Mary McCracken

My Voice columns reflect the views of the author only. My Voice columns should be 500-700 words or as space allows. Submissions should include a portrait-type photograph of the author. Authors also should include their full name, age, occupation and relevant organizational memberships. We edit submissions for brevity, grammar, taste and legal reasons. We do not fact check. We reject those published elsewhere. Send columns to La Grande Observer, 1406 5th St., La Grande, Ore., 97850, fax them to 541-963-7804 or email them to .

By defining economy in terms of circulation of money, possibilities abound for improving Union County’s economy.

Residents’ everyday spending decisions help determine small town economies. Buying from locally owned businesses rather than from corporate retailers has huge economic consequences. Corporate businesses send profits to national headquarters to become stockholder gains whereas profits from locally owned businesses get re-spent or invested locally.

Utility bills also move money directly out of the area. Union County is blessed with ample sun and wind. The price for photovoltaic and solar hot water systems has dropped dramatically as output continues to rise. It’s time OTEC and local governments incentivize the installation of renewable energy systems. Average families would spend their saved money here. Nothing like having the sun and wind power our economy.

Forming a local investment group would ensure that even savings remain connected. Most national banks invest savings into distant enterprises. Locally invested money directly advances the investor’s chosen projects and provide personal satisfaction.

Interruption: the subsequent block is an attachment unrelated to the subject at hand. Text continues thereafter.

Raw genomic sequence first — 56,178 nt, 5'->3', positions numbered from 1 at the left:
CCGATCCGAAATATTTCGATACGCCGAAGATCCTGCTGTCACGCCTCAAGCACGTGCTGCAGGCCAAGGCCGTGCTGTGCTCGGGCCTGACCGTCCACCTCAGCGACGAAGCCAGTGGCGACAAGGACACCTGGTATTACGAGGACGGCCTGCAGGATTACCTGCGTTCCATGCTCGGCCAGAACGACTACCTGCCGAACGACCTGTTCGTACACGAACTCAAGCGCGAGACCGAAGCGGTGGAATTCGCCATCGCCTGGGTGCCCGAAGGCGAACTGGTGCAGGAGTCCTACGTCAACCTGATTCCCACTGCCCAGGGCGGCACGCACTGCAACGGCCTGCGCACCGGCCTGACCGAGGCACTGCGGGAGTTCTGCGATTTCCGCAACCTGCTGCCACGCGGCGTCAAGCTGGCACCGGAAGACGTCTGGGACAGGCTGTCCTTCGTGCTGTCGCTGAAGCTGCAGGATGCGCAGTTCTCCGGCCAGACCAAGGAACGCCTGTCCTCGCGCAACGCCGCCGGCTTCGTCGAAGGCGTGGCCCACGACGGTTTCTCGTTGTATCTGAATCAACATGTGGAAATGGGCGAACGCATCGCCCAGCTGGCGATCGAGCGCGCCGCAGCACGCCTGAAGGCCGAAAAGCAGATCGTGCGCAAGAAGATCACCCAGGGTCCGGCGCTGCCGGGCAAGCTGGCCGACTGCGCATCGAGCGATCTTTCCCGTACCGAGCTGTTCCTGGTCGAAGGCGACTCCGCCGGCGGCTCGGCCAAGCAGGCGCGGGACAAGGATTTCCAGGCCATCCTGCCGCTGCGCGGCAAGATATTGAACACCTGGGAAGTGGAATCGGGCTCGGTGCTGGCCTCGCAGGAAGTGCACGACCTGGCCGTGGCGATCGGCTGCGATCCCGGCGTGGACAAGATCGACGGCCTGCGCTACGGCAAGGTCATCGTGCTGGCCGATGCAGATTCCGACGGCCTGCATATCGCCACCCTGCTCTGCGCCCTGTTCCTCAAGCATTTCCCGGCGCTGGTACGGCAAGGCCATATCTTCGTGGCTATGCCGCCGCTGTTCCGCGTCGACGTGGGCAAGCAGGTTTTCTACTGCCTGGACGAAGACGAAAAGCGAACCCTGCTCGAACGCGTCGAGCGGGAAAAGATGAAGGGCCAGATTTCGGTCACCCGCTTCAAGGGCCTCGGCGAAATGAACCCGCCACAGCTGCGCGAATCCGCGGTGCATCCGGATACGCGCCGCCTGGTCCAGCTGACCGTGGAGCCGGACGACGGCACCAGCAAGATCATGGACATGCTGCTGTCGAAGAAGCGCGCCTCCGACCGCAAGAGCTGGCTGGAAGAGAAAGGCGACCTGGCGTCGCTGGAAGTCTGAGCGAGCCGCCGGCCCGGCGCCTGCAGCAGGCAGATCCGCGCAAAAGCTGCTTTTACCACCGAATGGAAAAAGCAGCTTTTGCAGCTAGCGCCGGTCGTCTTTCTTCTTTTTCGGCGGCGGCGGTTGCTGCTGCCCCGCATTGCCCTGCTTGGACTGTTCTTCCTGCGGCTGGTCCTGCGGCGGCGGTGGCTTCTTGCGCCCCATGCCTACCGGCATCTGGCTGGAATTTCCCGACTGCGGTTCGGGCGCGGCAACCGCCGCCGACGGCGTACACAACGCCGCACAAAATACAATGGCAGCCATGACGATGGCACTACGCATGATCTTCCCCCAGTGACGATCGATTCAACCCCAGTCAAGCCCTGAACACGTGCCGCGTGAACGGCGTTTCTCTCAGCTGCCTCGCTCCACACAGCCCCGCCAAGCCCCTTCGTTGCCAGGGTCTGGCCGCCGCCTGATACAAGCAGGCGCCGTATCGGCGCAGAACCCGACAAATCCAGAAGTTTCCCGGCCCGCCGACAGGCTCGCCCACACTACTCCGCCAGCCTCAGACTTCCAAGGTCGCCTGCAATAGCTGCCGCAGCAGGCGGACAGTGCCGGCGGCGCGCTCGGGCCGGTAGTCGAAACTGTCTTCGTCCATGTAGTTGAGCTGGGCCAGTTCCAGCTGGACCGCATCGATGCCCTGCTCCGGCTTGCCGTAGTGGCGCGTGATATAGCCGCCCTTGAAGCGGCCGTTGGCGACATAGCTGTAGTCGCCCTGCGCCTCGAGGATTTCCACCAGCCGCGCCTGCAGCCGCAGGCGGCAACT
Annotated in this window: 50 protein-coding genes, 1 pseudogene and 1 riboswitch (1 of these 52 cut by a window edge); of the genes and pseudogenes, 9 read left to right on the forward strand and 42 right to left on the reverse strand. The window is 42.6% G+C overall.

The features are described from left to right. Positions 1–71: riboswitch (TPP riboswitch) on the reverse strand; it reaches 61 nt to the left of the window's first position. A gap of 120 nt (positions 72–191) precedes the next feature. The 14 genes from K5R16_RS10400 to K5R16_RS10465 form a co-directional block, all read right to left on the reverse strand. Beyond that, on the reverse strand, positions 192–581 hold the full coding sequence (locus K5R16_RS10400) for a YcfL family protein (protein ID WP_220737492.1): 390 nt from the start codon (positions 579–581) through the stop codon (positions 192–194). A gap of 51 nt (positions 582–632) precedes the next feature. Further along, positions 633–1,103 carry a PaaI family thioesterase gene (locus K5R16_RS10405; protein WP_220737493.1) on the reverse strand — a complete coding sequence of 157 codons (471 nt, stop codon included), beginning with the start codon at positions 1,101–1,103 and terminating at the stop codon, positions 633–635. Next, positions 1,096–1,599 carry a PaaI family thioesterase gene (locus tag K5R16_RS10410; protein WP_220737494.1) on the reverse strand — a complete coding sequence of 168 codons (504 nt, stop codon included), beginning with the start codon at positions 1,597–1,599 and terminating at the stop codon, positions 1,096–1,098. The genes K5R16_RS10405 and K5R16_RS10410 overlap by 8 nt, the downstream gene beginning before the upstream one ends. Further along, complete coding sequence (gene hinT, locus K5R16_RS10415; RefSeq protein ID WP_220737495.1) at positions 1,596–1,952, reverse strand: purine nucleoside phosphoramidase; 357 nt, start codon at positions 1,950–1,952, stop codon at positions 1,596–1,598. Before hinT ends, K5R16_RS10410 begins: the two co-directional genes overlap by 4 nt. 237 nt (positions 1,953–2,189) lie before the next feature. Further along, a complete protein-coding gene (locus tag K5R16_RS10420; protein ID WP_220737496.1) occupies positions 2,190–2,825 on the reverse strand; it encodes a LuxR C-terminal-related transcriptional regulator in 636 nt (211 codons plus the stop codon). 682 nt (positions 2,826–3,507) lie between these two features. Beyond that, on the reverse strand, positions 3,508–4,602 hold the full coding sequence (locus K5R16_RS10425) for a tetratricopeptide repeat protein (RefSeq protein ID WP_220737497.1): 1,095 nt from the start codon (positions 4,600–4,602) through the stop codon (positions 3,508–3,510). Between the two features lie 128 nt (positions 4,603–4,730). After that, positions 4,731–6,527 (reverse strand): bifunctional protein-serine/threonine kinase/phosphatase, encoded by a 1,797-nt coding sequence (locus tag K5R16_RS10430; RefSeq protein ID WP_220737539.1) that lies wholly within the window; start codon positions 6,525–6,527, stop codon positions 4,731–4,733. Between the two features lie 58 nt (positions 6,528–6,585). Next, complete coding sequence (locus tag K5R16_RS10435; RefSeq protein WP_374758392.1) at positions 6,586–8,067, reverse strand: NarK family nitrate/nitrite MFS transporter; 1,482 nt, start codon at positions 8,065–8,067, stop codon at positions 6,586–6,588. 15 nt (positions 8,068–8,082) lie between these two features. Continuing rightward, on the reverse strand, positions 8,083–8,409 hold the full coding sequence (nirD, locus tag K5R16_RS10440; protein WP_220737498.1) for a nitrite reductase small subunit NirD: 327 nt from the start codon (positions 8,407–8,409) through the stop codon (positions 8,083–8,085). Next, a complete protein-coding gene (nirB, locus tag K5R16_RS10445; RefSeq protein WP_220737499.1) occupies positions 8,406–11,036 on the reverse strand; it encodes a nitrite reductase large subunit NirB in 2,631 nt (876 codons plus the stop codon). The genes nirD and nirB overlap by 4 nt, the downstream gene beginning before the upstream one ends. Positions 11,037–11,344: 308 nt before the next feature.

Besides recirculating money, a growing economy must bring in outside money. We are far from most raw materials and major markets and are boxed in by sketchy highway conditions much of the year. That combination doesn’t bode well for industrial growth. So where do we turn?

What do we most value about this place we call home? My list includes friendly small towns, access to public land, four seasons, a university, small town festivals and events. Simply cultivating what we love could grow our economy without destroying the assets.

Today’s families value outdoor recreation. Our public lands and varied seasons are tremendous recreational assets. Concentrated efforts toward promoting hiking, birding, riding horses, snowshoeing and cross county running and skiing could all draw visitors year around.

Recreational biking is already flourishing here due to coordinated efforts by Mountain Works and local cyclists. Road signs were installed, maps printed, and inviting descriptions written about varied riders in all seasons. Now bicycle tourism benefits the entire county.

Conversely the Union Wallowa Railroad is far from achieving its full potential. The Elgin excursion train runs a few times a year, primarily serving elderly tour groups stopping briefly to enjoy a nostalgic ride out of Elgin and back. The portion from Wallowa to Enterprise utilizes the tracks for pedal powered carts enjoyed by visitors all summer. However the most spectacular canyon section remains unused. The highway between the counties both connects and divides Union and Wallowa Counties. Travel is connected for cars and trucks. But the highway is extremely difficult and hazardous for non motorized travel. If the tracks through the canyon were replaced with a trail, tourists and residents alike would flock to it. Unlike the costly train and pedal carts, locals would gain free access to priceless year-round recreation.